Romans in Germany
Selected Bibliography for
Researching "Romans in Germany"
compiled this bibliography as a Latin teacher. I'll need to find out how a
German teacher approaches the topic. -- Dr. Martha Davis
When I am looking into a
topic that is very new to me, I've always approached it from three directions:
any ancient texts I know of, preferably in editions with commentary; the Oxford
Classical Dictionary; and Encyclopedia
Britannica. These days, we know
there will also be valuable material on the internet. So here's what I did.
Step One: I went to the OCD
and read the entry on "Germania" and related starred entries. The
select bibliography at the end of the entries confirmed that I needed to read
Julius Caesar's de bello gallico and
Tacitus' Germania. I began there.
Other ancient sources were listed, and I found more as I read other secondary
sources. I've posted a select annotated bibliography of the most pertinent
ancient texts elsewhere on this website.
Step Two: I reread
Caesar and Tacitus. In addition to Latin texts I had on hand, I used the Loeb
Classical Library editions of each. The Germania
is included with the Dialogus and
the Agricola. From there I went on to the Penguin Classics editions,
which do have notes.
Step Three: I checked
out the Britannica. Since it gave me just about the same suggestions about
ancient texts and secondary works as the OCD
had, I delved into the secondary sources listed.
Step Four: I started at
E. A. Thompson's The Early Germans. From
there I went on to M. Todd's The Early
Germans (dedicated to Thompson) and The
Northern Barbarians. Here I found information about Roman-German
interaction. As I was also going to support Marge Devinney in a session about
deities, I read the sections in Todd about Germanic deities and cult locales.
Then I went to the old standby, H. R. Ellis Davidson's book on
Germanic/Scandinavian gods. I also consulted Dumezil's Archaic Roman Religion. In the small amount of time remaining I
refreshed my knowledge about Roman deities by reading the pertinent section in Classical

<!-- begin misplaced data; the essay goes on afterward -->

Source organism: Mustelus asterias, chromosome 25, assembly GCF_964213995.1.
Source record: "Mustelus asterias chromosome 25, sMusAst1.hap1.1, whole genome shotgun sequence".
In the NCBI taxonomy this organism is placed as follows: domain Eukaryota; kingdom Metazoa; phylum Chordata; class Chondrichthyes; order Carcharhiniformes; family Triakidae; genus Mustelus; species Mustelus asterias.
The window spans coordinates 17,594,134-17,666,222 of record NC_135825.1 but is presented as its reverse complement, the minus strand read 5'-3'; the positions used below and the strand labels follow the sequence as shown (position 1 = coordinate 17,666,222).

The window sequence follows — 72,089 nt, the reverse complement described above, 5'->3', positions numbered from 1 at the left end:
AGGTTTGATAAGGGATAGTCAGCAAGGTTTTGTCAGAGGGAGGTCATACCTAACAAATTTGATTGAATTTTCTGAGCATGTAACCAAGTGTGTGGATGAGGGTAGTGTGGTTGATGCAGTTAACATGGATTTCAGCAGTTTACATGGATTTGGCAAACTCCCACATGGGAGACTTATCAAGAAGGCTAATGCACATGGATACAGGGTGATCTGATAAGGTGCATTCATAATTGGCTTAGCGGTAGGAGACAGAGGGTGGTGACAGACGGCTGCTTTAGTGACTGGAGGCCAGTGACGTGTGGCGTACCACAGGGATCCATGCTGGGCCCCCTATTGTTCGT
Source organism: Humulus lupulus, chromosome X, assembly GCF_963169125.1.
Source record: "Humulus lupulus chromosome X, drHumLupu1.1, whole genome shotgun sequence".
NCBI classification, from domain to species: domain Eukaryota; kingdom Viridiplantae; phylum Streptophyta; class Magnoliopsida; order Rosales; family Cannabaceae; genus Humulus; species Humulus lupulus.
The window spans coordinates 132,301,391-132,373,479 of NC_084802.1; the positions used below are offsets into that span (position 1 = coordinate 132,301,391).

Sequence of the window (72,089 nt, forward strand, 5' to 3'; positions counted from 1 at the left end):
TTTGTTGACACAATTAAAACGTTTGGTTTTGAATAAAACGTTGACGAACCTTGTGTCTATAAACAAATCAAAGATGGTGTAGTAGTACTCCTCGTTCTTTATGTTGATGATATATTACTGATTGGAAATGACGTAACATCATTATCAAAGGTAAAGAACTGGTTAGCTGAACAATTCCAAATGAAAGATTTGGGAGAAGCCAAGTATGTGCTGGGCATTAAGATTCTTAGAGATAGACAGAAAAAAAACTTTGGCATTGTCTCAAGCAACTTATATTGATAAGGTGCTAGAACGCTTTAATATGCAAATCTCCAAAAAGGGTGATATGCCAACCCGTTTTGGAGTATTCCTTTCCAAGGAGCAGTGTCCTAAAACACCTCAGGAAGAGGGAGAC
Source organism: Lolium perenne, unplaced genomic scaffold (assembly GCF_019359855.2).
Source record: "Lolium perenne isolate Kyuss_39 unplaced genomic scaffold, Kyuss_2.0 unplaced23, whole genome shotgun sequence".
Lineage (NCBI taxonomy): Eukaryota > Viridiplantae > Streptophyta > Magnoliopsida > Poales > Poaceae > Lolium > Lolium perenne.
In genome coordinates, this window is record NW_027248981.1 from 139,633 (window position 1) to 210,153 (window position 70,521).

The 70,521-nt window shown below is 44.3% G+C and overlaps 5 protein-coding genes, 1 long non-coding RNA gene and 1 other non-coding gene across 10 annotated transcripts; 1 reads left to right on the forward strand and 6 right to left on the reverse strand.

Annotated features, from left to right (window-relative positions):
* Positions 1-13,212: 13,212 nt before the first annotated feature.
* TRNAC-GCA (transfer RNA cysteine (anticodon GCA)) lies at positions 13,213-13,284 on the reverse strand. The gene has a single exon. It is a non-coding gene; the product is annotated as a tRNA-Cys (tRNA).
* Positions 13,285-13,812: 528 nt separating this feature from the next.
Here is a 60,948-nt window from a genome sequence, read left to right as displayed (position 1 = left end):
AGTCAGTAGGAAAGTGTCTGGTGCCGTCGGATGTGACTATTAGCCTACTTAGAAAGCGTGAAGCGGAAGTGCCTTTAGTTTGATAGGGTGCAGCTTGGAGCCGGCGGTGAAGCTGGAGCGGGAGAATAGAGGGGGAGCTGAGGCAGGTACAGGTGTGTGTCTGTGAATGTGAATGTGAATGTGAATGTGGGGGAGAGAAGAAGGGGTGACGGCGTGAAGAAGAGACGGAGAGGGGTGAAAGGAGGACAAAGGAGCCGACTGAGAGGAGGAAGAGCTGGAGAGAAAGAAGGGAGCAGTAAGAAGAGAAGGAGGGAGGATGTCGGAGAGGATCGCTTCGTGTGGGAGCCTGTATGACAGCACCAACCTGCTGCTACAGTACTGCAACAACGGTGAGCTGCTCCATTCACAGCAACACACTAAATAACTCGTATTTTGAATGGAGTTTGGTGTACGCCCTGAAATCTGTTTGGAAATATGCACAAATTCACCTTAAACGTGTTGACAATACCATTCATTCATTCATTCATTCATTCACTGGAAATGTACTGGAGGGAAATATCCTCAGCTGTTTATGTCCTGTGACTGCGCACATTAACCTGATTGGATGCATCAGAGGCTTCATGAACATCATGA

Mythology by Morford and Lenardon. A next step would have been to reread
Ovid's Metamorphoses and Fasti.
Step Five: I reviewed as
many internet sites as I had time to, counting on them to steer me to
archaeological information and to museums and exhibits of art and artifacts. All
these ventures brought me some information about Roman and German life and
The Select Bibliography
Britannica (Enough said.)
Classical Dictionary, 3rd ed. Edited by
Hornblower and Spawforth. 1996.
Dumezil, Georges, Archaic
Roman Religion. 1954.
Davidson, H.R. Ellis, Gods
and Myths of Northern Europe. 1964.
Thompson, E. A. The
Early Germans. 1965.
Hochmann, Rolf, The
Germanic Peoples. 1971.
Civilization. Sourcebook I: The Republic. Sourcebook II: The Empire. Edited
with introduction and notes by N. Lewis
and M. Reinhold. This set contains excerpts from ancient texts by topics.
of the Roman World, Cornell, T. and J. Matthews.
1982. The maps and illustrations in this book provide insight into the social
and economic background of Roman and German interaction.
Schutz, Herbert. The
Prehistory of Germanic Europe. 1983.
Todd, Malcolm, The
Northern Barbarians, 100 BC-300 AD. Rev. 1987.
Heather, Peter, Goths
and Romans. 1991.
Todd, Malcolm, The
Early Germans. 1992.
Herwig, Wolfram, The
Roman Empire and Its Germanic Peoples. 1997.
Identities in Late Antiquity, edited by R. Miles.
by Dr. Janice Siegel